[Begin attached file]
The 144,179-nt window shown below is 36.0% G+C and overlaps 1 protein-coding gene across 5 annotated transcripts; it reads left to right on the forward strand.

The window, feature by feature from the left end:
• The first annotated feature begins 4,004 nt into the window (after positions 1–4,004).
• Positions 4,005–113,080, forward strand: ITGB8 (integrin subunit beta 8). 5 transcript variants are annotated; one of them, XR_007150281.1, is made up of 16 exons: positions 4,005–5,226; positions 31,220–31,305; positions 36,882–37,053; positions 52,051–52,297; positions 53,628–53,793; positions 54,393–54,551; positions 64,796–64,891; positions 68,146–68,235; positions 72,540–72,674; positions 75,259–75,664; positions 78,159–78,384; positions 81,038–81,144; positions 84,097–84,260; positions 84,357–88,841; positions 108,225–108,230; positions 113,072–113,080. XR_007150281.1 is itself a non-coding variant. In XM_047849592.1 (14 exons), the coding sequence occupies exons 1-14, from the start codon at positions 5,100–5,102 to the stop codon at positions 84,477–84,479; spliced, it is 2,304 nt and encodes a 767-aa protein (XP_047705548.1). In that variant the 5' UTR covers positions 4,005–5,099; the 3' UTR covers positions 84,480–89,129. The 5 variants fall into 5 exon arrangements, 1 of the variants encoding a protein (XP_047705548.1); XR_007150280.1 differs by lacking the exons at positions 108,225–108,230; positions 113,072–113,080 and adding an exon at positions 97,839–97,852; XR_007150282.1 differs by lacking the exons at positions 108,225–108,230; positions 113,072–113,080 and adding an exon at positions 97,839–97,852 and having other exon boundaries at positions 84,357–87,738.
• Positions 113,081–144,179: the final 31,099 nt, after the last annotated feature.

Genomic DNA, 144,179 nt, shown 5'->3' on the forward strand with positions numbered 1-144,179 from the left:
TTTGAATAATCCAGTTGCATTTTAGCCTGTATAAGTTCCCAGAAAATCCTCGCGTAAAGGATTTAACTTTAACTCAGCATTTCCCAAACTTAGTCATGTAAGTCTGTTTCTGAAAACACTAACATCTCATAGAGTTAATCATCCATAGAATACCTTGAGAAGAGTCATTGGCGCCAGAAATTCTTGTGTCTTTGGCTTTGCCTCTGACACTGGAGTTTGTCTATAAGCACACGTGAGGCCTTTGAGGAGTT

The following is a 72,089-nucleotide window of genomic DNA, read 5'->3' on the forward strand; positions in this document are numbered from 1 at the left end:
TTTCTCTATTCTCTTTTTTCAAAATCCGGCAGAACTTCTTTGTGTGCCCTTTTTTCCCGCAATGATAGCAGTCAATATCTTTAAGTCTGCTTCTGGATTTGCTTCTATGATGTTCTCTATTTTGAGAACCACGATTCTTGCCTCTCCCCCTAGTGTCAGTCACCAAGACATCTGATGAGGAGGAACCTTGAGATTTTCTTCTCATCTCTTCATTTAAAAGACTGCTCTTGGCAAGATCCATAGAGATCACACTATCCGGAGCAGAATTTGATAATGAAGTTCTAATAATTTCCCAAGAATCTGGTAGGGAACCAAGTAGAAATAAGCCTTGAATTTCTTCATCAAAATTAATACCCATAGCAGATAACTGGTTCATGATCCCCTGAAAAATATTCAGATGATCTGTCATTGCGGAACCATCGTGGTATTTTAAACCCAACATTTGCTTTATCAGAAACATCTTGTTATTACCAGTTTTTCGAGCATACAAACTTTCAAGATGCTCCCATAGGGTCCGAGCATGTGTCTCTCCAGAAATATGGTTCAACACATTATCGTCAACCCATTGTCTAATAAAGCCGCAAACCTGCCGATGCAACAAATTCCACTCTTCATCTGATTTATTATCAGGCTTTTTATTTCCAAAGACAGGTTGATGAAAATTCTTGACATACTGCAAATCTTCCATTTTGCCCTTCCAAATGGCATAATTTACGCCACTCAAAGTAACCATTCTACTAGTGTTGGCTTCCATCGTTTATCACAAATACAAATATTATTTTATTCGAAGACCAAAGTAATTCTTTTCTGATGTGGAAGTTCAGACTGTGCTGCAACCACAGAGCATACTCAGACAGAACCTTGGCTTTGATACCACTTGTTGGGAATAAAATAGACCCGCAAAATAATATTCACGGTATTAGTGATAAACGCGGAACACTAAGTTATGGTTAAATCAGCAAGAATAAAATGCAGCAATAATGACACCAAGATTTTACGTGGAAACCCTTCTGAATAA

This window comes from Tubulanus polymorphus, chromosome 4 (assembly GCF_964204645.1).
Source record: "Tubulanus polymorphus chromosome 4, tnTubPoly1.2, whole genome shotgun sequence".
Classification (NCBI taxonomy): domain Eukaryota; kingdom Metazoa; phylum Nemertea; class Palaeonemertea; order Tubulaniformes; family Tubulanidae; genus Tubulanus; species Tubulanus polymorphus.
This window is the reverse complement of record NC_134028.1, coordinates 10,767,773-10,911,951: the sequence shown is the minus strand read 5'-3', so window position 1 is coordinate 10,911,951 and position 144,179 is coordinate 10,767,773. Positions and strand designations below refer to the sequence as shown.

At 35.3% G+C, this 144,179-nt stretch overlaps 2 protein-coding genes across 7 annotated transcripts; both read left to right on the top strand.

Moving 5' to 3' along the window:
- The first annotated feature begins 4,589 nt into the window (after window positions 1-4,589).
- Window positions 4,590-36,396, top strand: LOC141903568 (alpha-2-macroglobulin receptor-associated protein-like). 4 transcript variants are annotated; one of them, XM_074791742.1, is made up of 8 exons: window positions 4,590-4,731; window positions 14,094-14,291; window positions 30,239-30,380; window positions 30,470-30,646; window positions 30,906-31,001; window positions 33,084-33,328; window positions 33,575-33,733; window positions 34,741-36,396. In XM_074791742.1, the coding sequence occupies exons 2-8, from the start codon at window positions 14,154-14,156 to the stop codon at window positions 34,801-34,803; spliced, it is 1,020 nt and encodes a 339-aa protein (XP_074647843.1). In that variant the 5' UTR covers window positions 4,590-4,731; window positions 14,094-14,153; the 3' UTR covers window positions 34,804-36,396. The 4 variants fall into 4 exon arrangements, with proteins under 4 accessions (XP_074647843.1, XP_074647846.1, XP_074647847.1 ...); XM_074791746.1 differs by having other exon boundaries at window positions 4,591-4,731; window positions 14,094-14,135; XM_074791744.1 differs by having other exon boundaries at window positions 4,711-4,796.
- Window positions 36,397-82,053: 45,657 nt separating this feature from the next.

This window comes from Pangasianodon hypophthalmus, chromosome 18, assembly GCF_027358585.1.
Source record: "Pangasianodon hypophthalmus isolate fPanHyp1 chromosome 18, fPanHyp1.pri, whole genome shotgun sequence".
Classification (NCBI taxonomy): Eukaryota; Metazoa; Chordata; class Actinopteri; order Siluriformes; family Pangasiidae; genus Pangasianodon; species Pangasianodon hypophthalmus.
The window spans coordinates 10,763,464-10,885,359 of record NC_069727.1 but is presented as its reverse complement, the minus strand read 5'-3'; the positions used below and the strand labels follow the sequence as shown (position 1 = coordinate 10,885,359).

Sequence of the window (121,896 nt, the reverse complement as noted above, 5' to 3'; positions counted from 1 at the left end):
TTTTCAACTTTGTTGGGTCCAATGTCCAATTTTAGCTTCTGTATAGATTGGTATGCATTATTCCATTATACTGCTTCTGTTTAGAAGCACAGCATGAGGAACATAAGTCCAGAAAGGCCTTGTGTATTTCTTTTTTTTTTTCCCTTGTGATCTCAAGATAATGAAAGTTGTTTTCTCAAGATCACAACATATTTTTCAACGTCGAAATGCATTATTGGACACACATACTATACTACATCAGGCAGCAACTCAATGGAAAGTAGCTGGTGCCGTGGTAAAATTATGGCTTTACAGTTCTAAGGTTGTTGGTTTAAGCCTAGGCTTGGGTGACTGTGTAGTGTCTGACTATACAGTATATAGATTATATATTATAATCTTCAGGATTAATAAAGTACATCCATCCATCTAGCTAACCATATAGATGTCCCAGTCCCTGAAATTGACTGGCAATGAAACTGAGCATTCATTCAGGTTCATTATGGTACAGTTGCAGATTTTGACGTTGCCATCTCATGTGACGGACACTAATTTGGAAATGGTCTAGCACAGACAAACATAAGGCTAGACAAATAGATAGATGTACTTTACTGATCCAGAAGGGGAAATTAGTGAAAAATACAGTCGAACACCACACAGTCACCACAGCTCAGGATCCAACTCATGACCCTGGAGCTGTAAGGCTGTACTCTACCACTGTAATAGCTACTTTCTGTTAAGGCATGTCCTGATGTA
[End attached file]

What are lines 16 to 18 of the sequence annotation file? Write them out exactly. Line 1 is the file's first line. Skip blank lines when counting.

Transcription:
- The first annotated feature begins 4,589 nt into the window (after window positions 1-4,589).
- Window positions 4,590-36,396, top strand: LOC141903568 (alpha-2-macroglobulin receptor-associated protein-like). 4 transcript variants are annotated; one of them, XM_074791742.1, is made up of 8 exons: window positions 4,590-4,731; window positions 14,094-14,291; window positions 30,239-30,380; window positions 30,470-30,646; window positions 30,906-31,001; window positions 33,084-33,328; window positions 33,575-33,733; window positions 34,741-36,396. In XM_074791742.1, the coding sequence occupies exons 2-8, from the start codon at window positions 14,154-14,156 to the stop codon at window positions 34,801-34,803; spliced, it is 1,020 nt and encodes a 339-aa protein (XP_074647843.1). In that variant the 5' UTR covers window positions 4,590-4,731; window positions 14,094-14,153; the 3' UTR covers window positions 34,804-36,396. The 4 variants fall into 4 exon arrangements, with proteins under 4 accessions (XP_074647843.1, XP_074647846.1, XP_074647847.1 ...); XM_074791746.1 differs by having other exon boundaries at window positions 4,591-4,731; window positions 14,094-14,135; XM_074791744.1 differs by having other exon boundaries at window positions 4,711-4,796.
- Window positions 36,397-82,053: 45,657 nt separating this feature from the next.